This can help reduce unforced errors big time! It is also very important to learn to accept the outcome of each shot and be as non-judgmental as possible. Like in golf, there are no bad shots.
There are pure shots and topped shots (insert your favorite miss) but they are all just shots with certain characteristics. You will play and enjoy pickleball (and golf, or whatever) more when you don’t add “value” or judgment to the outcome, shot, or play.
Learn from your mistakes, enjoy the activity; and don’t be that jerk or psychopath screaming at yourself on the court. Be humble in your good shots, learn from every shot (good or not so-good), and move on.
The point is, that negative words can produce negative feedback and negative results. Positive words are more likely to yield positive feedback and positive results.
Sometimes the simple things are also the hardest things to implement.
How To Avoid Unforced Errors in Pickleball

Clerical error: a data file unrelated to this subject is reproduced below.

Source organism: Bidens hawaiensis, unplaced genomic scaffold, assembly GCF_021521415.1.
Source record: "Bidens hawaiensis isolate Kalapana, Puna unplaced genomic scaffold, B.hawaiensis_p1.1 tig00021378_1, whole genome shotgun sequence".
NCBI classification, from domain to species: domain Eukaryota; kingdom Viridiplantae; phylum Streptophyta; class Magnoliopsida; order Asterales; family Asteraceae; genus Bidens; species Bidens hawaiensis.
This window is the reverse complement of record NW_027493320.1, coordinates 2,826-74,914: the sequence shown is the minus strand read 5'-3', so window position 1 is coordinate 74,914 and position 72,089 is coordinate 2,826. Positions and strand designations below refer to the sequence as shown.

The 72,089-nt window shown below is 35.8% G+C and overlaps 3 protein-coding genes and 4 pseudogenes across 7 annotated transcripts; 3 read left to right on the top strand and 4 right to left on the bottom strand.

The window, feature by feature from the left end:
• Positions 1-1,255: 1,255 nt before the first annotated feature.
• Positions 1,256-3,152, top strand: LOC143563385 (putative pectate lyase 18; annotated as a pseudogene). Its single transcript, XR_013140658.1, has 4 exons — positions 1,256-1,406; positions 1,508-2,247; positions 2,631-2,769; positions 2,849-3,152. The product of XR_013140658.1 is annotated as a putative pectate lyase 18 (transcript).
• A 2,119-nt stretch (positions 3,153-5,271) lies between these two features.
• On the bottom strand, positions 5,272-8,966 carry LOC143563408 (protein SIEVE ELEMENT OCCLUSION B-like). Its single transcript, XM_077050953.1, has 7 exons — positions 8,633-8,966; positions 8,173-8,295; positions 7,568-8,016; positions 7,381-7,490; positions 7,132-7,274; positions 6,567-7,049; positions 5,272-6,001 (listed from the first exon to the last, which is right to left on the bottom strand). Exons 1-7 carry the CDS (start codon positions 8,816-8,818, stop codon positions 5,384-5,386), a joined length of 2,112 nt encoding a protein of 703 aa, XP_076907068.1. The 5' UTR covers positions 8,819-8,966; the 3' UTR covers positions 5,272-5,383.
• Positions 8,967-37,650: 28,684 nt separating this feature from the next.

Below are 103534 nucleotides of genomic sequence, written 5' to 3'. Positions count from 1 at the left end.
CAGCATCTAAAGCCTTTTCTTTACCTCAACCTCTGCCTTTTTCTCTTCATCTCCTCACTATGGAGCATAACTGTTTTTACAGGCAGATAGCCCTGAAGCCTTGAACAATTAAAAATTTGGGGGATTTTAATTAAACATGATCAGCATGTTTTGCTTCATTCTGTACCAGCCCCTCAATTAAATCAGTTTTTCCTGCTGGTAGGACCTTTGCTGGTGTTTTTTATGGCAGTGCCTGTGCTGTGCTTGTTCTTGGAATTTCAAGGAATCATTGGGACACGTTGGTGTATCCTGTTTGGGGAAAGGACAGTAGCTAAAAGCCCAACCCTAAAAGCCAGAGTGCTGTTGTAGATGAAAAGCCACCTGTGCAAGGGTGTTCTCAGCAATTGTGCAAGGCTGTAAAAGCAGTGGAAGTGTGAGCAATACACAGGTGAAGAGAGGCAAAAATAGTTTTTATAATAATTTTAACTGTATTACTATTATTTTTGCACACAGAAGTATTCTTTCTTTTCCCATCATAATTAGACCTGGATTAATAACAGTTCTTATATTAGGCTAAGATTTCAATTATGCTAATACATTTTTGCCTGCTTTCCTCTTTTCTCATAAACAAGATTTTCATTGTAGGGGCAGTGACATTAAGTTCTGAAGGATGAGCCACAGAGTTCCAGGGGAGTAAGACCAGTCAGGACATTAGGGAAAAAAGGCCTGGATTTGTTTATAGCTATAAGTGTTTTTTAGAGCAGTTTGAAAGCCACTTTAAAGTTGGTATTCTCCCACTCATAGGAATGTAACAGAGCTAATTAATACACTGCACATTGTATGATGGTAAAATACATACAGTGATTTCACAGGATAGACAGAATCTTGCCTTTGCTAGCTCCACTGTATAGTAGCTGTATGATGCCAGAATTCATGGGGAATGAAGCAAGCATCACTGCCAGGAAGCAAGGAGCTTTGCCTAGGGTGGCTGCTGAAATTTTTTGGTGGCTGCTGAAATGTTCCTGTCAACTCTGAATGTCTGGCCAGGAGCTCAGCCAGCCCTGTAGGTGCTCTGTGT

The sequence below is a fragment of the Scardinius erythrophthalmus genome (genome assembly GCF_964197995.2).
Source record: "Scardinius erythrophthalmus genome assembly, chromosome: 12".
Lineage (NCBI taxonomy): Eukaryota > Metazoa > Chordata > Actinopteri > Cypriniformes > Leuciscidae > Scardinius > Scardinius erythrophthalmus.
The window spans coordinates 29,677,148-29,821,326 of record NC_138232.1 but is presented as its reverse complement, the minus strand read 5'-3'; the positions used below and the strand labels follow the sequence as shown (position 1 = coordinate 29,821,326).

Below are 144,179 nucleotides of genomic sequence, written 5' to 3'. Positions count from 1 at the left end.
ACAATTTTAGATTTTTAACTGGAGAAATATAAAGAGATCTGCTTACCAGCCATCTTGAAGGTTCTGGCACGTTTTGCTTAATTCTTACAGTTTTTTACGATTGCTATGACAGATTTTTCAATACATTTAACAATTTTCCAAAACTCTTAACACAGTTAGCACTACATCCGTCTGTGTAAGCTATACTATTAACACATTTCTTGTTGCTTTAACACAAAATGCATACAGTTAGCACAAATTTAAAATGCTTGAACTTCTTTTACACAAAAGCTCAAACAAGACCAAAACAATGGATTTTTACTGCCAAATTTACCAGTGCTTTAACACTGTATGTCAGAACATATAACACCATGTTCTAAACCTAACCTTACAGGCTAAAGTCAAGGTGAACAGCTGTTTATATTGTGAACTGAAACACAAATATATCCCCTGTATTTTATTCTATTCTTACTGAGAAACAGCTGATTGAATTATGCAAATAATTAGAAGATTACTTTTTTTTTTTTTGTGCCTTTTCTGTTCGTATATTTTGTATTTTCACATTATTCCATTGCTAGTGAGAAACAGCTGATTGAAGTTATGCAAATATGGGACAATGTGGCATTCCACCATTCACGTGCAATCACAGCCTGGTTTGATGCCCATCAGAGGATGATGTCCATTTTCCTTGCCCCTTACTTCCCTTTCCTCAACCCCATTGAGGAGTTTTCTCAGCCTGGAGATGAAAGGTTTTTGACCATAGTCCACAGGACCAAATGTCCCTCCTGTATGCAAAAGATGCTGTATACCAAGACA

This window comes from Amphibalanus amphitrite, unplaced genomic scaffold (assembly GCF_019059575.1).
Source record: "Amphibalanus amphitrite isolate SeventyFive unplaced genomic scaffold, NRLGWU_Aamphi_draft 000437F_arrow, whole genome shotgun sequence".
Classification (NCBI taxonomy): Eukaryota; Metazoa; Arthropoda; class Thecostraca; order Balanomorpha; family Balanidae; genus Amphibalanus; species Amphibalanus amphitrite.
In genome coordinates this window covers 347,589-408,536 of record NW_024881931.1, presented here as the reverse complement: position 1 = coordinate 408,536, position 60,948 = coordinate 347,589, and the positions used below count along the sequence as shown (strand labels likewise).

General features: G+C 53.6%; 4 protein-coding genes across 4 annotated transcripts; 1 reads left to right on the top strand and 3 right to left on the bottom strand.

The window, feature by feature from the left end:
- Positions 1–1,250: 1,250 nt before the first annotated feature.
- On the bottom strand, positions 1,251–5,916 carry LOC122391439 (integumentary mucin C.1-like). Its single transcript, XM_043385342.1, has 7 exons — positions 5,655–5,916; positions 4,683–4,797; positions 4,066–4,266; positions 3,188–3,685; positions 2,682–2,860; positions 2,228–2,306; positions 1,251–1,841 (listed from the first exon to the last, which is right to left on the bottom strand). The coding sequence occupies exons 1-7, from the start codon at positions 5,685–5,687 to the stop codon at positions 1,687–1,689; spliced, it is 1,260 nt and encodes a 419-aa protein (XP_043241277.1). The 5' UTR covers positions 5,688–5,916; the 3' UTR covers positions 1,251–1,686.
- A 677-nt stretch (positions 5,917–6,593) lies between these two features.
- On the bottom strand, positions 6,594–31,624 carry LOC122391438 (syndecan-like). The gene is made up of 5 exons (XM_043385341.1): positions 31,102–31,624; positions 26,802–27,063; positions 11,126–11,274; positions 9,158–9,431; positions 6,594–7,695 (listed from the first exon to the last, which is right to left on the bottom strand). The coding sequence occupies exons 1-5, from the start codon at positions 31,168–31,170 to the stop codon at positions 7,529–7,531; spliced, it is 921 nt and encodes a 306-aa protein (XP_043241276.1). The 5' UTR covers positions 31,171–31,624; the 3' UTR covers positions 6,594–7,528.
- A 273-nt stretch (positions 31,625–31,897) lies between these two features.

Your brain will try to help you hit your target, and you can be as general or specific as you want. Here is an example we use all the time – “Aim small, miss small” means to have as tiny a target as your skill allows.
Positive intention will help with all of your shots. Before serving try this.
Walk yourself through HOW you’re going to serve it and WHERE it’s going to go like this – “the serve goes over the net by one to three feet, and lands near the baseline and toward my opponent’s backhand.”
Your brain has been told the instructions and now your body is ready to execute. Give it a shot, no pun intended!
The return and groundstrokes have pretty much the same intention. Learn and practice the basics on all of your shots, briefly walk yourself through the process mentally, and soon you will be playing better.
The more you do this, placement and control will become high priorities for you, and will lead to shots that eliminate unforced errors, keeping the ball in play, and allowing your opponent to make the mistakes.
What is the Difference Between a Forced Error and an Unforced Error?
The difference between an unforced error and a forced error in pickleball comes down to how the error was committed. An unforced error means you committed the fault on your own while a forced error means your opponent made you commit the fault.
For example, if you simply hit the ball into the net and your opponent had nothing to do with it, that’s an unforced error. However, if your opponent hits a great shot at your feet, and it forces you to get out of position and subsequently hit it out, that’s a forced error.